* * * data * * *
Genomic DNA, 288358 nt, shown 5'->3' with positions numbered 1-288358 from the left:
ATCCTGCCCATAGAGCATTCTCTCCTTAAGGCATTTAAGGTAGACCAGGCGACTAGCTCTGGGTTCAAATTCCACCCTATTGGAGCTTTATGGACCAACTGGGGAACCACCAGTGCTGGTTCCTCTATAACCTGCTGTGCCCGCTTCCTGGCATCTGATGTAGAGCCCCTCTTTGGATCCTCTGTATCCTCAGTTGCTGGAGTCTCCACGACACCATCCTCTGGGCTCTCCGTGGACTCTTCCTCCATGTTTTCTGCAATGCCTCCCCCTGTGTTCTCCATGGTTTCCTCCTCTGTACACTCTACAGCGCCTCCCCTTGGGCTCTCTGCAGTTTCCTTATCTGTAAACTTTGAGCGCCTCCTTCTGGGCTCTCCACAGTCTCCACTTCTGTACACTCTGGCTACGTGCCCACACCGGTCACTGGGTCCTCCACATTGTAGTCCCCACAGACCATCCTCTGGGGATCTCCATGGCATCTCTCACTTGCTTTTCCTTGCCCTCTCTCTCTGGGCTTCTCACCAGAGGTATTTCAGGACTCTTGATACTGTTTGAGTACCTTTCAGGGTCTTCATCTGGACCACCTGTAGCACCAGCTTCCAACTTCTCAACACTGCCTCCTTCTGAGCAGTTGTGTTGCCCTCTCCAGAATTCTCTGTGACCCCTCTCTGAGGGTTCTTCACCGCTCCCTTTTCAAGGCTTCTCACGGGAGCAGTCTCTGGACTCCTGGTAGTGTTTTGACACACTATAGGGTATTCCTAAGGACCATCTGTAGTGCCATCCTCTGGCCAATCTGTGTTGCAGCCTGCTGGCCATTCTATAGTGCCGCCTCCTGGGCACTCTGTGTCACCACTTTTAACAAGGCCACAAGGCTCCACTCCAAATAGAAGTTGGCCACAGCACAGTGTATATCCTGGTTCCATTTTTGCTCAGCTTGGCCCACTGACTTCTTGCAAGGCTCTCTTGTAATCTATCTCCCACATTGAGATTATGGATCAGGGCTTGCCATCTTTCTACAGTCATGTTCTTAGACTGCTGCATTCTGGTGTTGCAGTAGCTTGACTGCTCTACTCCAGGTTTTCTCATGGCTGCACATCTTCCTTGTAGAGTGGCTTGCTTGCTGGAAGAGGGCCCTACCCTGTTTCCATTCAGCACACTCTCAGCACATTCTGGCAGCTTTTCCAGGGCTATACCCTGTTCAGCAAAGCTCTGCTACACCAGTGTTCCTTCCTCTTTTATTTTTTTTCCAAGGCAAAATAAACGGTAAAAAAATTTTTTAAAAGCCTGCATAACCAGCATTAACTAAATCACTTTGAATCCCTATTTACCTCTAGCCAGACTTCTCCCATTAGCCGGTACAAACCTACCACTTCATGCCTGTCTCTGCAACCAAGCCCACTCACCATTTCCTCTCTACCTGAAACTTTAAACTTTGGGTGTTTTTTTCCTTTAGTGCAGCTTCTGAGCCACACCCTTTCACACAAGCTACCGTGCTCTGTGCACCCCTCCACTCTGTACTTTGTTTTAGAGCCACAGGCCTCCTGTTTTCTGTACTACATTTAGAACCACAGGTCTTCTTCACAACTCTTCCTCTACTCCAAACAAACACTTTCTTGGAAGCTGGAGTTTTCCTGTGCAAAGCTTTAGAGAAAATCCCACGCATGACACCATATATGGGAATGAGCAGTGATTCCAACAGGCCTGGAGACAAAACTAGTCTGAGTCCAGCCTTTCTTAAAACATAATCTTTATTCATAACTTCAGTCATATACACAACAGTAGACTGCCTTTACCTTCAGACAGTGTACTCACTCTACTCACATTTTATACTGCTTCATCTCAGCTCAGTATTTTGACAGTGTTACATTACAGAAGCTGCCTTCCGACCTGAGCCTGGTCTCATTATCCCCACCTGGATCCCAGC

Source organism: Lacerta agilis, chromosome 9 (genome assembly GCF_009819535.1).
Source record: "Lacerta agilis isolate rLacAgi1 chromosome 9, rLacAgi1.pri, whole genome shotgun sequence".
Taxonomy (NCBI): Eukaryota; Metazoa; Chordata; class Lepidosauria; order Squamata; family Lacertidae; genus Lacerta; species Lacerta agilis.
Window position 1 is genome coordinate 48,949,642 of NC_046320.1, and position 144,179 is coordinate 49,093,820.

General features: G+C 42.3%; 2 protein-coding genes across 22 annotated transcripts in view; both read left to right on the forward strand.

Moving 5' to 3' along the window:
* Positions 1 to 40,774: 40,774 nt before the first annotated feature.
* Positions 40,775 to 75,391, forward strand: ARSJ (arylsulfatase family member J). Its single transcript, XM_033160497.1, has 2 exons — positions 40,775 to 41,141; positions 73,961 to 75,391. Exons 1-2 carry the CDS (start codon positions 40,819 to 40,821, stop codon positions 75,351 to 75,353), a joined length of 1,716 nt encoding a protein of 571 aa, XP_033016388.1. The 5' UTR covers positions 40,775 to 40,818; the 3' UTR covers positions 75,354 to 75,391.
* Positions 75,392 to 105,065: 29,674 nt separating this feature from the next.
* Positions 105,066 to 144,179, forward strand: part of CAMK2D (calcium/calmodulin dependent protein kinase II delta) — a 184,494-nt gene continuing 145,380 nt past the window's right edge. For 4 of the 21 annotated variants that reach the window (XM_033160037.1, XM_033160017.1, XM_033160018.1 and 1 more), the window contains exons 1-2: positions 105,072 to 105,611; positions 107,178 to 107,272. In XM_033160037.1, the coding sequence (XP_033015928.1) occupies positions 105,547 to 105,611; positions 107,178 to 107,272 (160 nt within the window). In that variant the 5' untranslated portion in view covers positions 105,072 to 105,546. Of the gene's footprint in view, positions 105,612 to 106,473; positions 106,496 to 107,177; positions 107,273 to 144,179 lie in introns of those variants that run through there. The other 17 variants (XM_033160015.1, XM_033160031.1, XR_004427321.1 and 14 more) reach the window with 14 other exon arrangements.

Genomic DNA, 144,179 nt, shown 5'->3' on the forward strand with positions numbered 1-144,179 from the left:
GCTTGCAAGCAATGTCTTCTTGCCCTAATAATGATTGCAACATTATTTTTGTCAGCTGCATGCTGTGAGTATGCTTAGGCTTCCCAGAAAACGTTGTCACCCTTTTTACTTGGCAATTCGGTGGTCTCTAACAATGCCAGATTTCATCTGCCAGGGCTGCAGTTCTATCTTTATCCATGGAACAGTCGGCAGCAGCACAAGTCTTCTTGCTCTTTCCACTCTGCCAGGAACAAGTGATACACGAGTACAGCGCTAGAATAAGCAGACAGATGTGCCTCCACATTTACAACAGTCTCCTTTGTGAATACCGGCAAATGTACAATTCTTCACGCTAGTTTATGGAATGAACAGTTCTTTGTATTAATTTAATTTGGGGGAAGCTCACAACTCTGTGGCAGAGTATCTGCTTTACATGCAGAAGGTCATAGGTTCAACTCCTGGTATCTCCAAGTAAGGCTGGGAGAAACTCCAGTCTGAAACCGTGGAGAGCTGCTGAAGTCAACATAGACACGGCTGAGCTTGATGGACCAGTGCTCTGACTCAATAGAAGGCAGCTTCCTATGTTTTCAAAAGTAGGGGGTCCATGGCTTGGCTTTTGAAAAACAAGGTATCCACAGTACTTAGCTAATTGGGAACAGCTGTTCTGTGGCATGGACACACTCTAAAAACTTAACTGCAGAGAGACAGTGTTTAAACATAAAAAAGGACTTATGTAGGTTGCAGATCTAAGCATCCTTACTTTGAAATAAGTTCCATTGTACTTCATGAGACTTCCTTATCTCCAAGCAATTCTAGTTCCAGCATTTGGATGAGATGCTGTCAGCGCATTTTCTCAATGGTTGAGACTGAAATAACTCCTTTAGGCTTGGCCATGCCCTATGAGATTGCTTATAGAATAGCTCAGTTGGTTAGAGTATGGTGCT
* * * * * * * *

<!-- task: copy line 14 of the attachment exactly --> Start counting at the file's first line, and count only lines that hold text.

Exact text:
GCTTGCAAGCAATGTCTTCTTGCCCTAATAATGATTGCAACATTATTTTTGTCAGCTGCATGCTGTGAGTATGCTTAGGCTTCCCAGAAAACGTTGTCACCCTTTTTACTTGGCAATTCGGTGGTCTCTAACAATGCCAGATTTCATCTGCCAGGGCTGCAGTTCTATCTTTATCCATGGAACAGTCGGCAGCAGCACAAGTCTTCTTGCTCTTTCCACTCTGCCAGGAACAAGTGATACACGAGTACAGCGCTAGAATAAGCAGACAGATGTGCCTCCACATTTACAACAGTCTCCTTTGTGAATACCGGCAAATGTACAATTCTTCACGCTAGTTTATGGAATGAACAGTTCTTTGTATTAATTTAATTTGGGGGAAGCTCACAACTCTGTGGCAGAGTATCTGCTTTACATGCAGAAGGTCATAGGTTCAACTCCTGGTATCTCCAAGTAAGGCTGGGAGAAACTCCAGTCTGAAACCGTGGAGAGCTGCTGAAGTCAACATAGACACGGCTGAGCTTGATGGACCAGTGCTCTGACTCAATAGAAGGCAGCTTCCTATGTTTTCAAAAGTAGGGGGTCCATGGCTTGGCTTTTGAAAAACAAGGTATCCACAGTACTTAGCTAATTGGGAACAGCTGTTCTGTGGCATGGACACACTCTAAAAACTTAACTGCAGAGAGACAGTGTTTAAACATAAAAAAGGACTTATGTAGGTTGCAGATCTAAGCATCCTTACTTTGAAATAAGTTCCATTGTACTTCATGAGACTTCCTTATCTCCAAGCAATTCTAGTTCCAGCATTTGGATGAGATGCTGTCAGCGCATTTTCTCAATGGTTGAGACTGAAATAACTCCTTTAGGCTTGGCCATGCCCTATGAGATTGCTTATAGAATAGCTCAGTTGGTTAGAGTATGGTGCT